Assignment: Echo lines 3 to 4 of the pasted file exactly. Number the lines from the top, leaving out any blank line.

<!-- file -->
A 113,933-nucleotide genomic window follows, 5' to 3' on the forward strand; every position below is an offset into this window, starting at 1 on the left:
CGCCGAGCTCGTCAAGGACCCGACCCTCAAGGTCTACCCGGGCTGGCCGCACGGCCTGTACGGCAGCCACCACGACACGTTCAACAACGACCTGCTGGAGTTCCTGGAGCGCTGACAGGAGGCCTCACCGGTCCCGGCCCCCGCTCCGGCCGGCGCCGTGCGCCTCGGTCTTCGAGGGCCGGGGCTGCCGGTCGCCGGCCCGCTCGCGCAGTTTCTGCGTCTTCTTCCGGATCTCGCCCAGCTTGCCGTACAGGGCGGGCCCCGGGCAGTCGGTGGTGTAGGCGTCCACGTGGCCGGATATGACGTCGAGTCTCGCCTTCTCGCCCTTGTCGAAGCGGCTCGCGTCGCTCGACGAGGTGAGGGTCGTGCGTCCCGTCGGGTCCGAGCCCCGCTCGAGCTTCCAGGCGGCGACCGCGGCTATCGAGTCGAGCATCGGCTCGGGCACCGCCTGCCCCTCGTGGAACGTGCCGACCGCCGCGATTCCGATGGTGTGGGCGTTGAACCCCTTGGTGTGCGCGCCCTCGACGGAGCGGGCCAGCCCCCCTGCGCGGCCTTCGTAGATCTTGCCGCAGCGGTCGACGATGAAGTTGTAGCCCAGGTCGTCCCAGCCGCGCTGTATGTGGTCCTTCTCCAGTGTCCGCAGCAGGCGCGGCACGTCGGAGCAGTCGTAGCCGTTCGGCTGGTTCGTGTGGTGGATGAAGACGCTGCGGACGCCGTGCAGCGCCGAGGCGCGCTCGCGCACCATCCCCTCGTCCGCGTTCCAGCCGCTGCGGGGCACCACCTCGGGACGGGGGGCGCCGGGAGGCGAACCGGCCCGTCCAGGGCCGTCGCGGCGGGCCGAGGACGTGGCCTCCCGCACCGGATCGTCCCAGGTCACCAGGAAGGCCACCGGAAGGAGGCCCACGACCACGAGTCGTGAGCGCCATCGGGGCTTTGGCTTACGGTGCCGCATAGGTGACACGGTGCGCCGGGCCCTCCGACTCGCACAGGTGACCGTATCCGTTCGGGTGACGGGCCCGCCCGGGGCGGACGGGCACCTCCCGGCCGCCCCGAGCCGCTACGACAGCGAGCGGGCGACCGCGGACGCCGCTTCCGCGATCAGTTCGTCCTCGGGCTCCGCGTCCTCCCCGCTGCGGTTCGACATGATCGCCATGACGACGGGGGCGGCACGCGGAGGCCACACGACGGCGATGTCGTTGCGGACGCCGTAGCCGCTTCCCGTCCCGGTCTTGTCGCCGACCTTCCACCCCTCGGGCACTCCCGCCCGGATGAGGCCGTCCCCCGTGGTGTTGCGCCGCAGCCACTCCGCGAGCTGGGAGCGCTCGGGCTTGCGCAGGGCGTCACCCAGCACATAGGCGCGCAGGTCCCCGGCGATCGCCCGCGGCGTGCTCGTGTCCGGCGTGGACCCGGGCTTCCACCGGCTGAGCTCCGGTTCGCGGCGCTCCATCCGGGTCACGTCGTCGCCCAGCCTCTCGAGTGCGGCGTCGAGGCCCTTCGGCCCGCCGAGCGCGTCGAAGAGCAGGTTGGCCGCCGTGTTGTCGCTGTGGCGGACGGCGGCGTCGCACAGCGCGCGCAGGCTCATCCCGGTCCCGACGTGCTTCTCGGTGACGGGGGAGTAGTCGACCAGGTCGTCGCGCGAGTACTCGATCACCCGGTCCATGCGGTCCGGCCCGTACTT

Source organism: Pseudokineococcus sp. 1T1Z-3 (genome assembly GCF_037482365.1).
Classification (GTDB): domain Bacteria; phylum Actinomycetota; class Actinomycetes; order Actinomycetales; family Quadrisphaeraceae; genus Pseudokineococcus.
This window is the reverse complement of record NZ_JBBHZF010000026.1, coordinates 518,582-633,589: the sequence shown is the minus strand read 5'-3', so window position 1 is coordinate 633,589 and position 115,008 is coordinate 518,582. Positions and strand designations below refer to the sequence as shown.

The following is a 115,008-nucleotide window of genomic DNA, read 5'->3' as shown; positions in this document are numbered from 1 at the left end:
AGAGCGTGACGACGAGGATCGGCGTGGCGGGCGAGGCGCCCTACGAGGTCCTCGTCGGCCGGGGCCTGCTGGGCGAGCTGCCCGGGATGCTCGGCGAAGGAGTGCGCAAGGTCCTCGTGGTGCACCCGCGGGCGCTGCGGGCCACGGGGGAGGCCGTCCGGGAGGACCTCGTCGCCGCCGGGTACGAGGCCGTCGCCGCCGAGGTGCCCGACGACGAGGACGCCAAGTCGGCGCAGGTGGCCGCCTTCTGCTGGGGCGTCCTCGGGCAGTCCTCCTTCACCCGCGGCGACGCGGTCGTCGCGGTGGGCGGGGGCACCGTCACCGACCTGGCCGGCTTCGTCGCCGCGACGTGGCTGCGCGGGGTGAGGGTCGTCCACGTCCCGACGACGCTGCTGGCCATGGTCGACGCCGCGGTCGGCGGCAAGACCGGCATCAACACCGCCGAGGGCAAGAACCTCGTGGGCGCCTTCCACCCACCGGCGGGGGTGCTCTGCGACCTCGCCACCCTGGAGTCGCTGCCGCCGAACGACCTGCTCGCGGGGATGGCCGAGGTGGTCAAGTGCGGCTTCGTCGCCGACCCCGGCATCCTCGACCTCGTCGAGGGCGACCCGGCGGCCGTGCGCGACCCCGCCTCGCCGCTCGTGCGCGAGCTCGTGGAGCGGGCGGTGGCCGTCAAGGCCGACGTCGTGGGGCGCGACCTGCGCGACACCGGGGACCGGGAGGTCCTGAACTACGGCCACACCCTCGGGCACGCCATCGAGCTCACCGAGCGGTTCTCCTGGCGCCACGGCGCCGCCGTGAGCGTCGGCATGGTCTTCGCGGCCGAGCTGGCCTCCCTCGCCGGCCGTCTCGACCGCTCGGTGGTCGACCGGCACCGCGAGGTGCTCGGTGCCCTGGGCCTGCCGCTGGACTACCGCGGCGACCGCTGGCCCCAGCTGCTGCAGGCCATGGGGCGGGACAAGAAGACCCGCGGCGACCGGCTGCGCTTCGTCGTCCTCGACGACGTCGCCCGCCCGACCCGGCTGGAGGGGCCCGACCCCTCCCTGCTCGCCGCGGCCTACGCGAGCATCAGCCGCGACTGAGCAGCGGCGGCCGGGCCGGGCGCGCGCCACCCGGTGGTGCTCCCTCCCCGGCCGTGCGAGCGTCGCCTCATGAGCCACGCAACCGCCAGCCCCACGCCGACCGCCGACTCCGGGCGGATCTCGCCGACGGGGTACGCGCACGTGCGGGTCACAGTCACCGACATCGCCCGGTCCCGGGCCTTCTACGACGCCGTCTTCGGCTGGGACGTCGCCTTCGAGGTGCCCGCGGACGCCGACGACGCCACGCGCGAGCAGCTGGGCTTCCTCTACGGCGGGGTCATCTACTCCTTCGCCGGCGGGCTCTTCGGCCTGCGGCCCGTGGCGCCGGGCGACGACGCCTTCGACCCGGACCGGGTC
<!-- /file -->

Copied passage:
Source organism: Pseudokineococcus sp. 1T1Z-3 (genome assembly GCF_037482365.1).
Classification (GTDB): domain Bacteria; phylum Actinomycetota; class Actinomycetes; order Actinomycetales; family Quadrisphaeraceae; genus Pseudokineococcus.